Pepper spray prompts evacuation at airport
A Miami International Airport concourse was evacuated for three hours Wednesday after a pepper spray can discharged, causing 43 people to suffer respiratory distress.
The can disguised as a cigarette lighter was found near the second-floor security checkpoint in Concourse B, which serves international flights, fire department spokesman Jeff Hackman said.
Officials were certain pepper spray was the irritant, airport spokeswoman Alicia Diaz said. Security regulations allow passengers to carry pepper spray only if the canister has a way of preventing accidental discharge.
Paramedics treated 43 people for breathing problems and other symptoms, including scratchy throat, watery eyes, coughing and sneezing.
Helicopter fleet grounded again
Age has caught up with one of the military's most storied helicopters.
A crack found in a rotor component of the Vietnam-era CH-46 Sea Knight has led the Navy and Marine Corps to temporarily ground the entire fleet, including 45 on duty overseas, officials said Wednesday.
Ward Carroll, a spokesman for Naval Air Systems Command, said inspection of all 291 Sea Knights in the fleet should be completed in days. The grounding is a precautionary move following the discovery of a crack in a part of the rotor assembly on a Sea Knight at Marine Corps Air Station Cherry Point, N.C.
By itself, the problem is not a major setback for Navy and Marine Corps aviation. But it is the latest in a series of mechanical troubles for the Sea Knight, and is symptomatic of the aging problems affecting many military aircraft reducing their combat readiness and increasing the risk to crews' lives. These problems also make it more expensive to keep the aircraft in service.
Salt Lake City
Charges filed in attack on 11-year-old girl
A man accused of dragging an 11-year-old girl from her bedroom and pummeling her with a hammer was charged Wednesday with kidnapping, attempted rape and attempted murder.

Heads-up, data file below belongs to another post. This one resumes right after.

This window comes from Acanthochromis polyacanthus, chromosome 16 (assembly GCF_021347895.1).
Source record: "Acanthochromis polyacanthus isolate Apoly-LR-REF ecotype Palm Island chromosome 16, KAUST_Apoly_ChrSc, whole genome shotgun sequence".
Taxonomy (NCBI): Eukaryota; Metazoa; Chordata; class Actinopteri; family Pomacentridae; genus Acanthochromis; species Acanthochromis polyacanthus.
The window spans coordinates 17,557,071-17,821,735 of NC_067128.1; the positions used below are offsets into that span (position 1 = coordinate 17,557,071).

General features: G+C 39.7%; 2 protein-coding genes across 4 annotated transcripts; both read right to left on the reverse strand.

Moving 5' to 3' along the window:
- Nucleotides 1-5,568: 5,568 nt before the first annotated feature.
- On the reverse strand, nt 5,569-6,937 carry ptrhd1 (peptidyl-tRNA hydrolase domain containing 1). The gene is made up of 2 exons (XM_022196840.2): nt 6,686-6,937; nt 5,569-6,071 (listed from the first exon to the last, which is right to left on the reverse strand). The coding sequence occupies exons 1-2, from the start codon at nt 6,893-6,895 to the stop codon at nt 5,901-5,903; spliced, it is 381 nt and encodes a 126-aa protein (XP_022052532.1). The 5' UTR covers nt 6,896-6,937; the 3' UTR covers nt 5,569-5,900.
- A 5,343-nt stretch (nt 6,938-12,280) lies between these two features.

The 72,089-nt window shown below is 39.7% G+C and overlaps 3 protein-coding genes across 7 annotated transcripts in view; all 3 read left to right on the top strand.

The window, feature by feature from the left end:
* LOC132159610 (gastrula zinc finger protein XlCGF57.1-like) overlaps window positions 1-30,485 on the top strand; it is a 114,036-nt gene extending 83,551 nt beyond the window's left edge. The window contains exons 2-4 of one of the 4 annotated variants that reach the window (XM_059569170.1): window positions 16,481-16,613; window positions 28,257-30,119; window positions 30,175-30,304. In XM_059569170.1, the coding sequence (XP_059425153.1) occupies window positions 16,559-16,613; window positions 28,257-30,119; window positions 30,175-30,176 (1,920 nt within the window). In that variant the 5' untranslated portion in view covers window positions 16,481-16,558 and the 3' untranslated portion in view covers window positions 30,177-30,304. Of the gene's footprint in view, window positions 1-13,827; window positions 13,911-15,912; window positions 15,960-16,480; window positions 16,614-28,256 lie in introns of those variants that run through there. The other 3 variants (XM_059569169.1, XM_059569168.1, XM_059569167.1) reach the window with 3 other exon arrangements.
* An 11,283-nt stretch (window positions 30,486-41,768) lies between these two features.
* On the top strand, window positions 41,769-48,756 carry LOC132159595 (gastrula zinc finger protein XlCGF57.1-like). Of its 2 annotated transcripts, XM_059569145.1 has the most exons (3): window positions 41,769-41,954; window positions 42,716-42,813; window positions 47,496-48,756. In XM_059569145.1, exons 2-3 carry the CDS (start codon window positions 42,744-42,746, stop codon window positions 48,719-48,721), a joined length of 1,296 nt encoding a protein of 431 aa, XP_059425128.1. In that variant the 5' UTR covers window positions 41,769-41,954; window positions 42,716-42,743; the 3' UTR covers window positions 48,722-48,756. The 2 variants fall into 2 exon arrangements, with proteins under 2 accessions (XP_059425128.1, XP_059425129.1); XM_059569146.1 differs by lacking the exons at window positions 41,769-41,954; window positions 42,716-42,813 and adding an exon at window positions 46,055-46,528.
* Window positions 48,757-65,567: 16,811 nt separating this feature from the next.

The girl remained hospitalized in critical condition. Doctors said every bone in the middle of her face was broken.
"This is probably one of the most egregious, violent felonies against a child," said Salt Lake County Dist. Atty. David Yocom. "It's pretty amazing she's survived."
Authorities said Javier Sickler, 28, dragged the girl from her bedroom Monday and attempted to rape her in the yard. He then allegedly beat her with a hammer.
Sickler was in jail on a $1.5 million bail and was to be arraigned today.
Mother warned not to breast-feed son, 8
Prosecutors are again trying to force a woman to stop breast-feeding her 8-year-old son, a practice that once landed the boy in foster care.
During a brief hearing Tuesday, Judge Ann Einhorn warned Lynn Stuckey, 34, against continuing the practice and set future court dates to consider the prosecutor's petition claiming neglect.
Stuckey lets her son nurse once every 10 days or so, a practice she calls natural, child-led weaning, though she's unsure whether she still produces milk.
The state took custody of the boy in July 2000 after a baby sitter called a child-abuse hot line, and he remained in foster care for several months.
The single mother appeared on ABC-TV's "Good Morning America" last month to discuss her situation, the first time she was identified publicly. The program included a tape of the boy while suckling.
"I think people need to see me and my child and realize that this is a perfectly normal practice," Stuckey said.